Triosmium dodecacarbonyl

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Triosmium dodecacarbonyl
IUPAC name
cyclo-tris(tetracarbonylosmium)(3 OsOs)
Other names
Osmium carbonyl
ECHA InfoCard 100.036.157
Molar mass 906.81 g/mol
Appearance yellow solid
Density 3.48 g/cm3
Melting point 224 °C (435 °F; 497 K)
Boiling point sublimes in vacuum
Solubility in other solvents slightly in organic solvents
0 D (0 C·m)
Main hazards CO source
R-phrases (outdated) 22-36/37/38
S-phrases (outdated) 22-26-36/37/39
Related compounds
Related compounds
Except where otherwise noted, data are given for materials in their standard state (at 25 °C [77 °F], 100 kPa).
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Infobox references

Triosmium dodecacarbonyl is a chemical compound with the formula Os3(CO)12. This yellow-colored metal carbonyl cluster is an important precursor to organo-osmium compounds. Many of the advances in cluster chemistry have arisen from studies on derivatives of Os3(CO)12 and its lighter analogue Ru3(CO)12.

Structure and synthesis[edit]

The cluster has D3h symmetry, consisting of an equilateral triangle of Os atoms, each of which bears two axial and two equatorial CO ligands. The Os–Os bond distance is 2.88 Â (288 pm).[1] Ru3(CO)12 has the same structure, whereas Fe3(CO)12 is different, with two bridging CO ligands resulting in C2v symmetry.

Os3(CO)12 is prepared by the direct reaction of OsO4 with carbon monoxide at 175 °C:[2]

3 OsO4 + 24 CO → Os3(CO)12 + 12 CO2

The yield is nearly quantitative.


The chemical properties of Os3(CO)12 have been thoroughly examined. Direct reactions of ligands with the cluster often lead to complex product distributions because the inert Os–CO bonds require high temperatures to break, and at such high temperatures the initially formed adducts react further. More successfully, Os3(CO)12 is converted to more labile derivatives such as Os3(CO)11(MeCN) and Os3(CO)10(MeCN)2 using Me3NO as a decarbonylating agent.[3] Os3(CO)11(MeCN) reacts with a variety of even weakly basic ligands to form adducts such as Os3(CO)11(ethylene) and Os3(CO)11(pyridine). The direct reaction of Os3(CO)12 with ethylene and pyridine results in degradation of these organic ligands to give the vinyl hydride HOs3(CO)10(η12-C2H3) and the pyridyl-hydride HOs3(CO)10(NC5H4). These products illustrate the stability of Os–H and Os–C bonds.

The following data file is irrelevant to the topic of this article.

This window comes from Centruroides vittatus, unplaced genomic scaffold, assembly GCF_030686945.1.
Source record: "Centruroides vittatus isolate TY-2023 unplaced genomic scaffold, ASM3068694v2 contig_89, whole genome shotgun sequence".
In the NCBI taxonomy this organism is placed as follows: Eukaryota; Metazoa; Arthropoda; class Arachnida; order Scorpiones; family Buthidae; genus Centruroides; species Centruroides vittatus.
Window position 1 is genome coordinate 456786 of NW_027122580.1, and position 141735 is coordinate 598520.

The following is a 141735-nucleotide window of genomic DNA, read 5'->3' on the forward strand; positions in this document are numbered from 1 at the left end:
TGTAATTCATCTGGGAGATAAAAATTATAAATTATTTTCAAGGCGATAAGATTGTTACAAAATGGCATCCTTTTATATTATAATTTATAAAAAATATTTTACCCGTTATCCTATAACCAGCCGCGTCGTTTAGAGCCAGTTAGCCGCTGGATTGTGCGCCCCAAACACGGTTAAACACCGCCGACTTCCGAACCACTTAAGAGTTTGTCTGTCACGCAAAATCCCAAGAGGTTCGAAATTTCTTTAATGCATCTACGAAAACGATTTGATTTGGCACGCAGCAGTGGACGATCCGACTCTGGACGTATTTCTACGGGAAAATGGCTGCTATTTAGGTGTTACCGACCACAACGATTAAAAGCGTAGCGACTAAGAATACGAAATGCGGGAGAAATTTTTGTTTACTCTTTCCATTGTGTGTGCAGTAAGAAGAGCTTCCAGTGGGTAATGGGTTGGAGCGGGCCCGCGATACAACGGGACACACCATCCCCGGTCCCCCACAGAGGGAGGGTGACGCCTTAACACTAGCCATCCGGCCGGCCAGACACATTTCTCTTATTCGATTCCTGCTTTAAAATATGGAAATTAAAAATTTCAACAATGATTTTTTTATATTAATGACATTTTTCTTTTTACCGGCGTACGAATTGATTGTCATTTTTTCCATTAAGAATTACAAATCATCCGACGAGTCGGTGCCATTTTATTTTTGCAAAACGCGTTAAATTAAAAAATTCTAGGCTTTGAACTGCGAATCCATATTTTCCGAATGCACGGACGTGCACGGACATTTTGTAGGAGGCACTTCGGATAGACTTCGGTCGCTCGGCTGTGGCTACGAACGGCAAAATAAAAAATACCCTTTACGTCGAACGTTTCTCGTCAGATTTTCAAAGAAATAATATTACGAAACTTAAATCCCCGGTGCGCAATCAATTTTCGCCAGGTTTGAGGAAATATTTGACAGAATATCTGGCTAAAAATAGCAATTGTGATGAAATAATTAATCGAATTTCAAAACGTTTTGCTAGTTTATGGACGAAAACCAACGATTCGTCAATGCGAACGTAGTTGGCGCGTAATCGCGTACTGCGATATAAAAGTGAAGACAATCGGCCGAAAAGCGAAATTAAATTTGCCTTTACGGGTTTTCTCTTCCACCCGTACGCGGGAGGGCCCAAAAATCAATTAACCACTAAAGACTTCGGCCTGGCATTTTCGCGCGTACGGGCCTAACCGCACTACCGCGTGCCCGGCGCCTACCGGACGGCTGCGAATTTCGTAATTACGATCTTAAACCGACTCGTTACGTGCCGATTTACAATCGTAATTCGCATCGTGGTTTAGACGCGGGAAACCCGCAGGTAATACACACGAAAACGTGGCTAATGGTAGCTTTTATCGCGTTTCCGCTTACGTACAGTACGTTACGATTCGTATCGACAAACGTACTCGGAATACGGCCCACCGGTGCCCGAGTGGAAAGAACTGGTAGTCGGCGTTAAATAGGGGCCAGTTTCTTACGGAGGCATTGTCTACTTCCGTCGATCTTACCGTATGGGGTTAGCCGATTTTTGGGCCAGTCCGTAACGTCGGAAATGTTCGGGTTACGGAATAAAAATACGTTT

Os3(CO)12 is a platform to examine the ways that hydrocarbons can interact with ensembles of metals. For example, the molecule CH3(H)Os3(CO)10 provided one of the first clear-cut examples of agostic bonding.[4]

From the perspective of bonding, the molecule H2Os3(CO)10 is noteworthy. In this compound, the two hydride ligands bridge one Os-Os edge. The molecule displays reactivity reminiscent of diborane.[5]


  1. ^ Corey, E. R.; Dahl, L. F. “The Molecular and Crystal Structure of Os3(CO)12” Inorganic Chemistry 1962, volume 1, pages 521–526; doi:10.1021/ic50003a016.
  2. ^ Drake, S. R.; Loveday, P. A. “Dodecarbonyltriosmium” Inorganic Syntheses, 1990, volume 28, pages 230–231. ISBN 0-471-52619-3.
  3. ^ Nicholls, J. N.; Vargas, M. D. “Some Useful Derivatives of Dodecarbonyltriosmium” Inorganic Syntheses, 1990, volume 28, pages 232–235. ISBN 0-471-52619-3.
  4. ^ Calvert, R. B.; Shapley, J. R. “Decacarbonyl(methyl)hydrotriosmium: NMR evidence for a Carbon..Hydrogen..Osmium Interaction” Journal of the American Chemical Society 1978, volume 100, pages 7726–7727; doi:10.1021/ja00492a047.
  5. ^ Keister, J. B.; Shapley, J. R. “Solution Structures and Dynamics of complexes of Decacarbonyldihydrotriosmium with Lewis Bases” Inorganic Chemistry 1982, volume 21, pages 3304–3310; doi:10.1021/ic00139a011.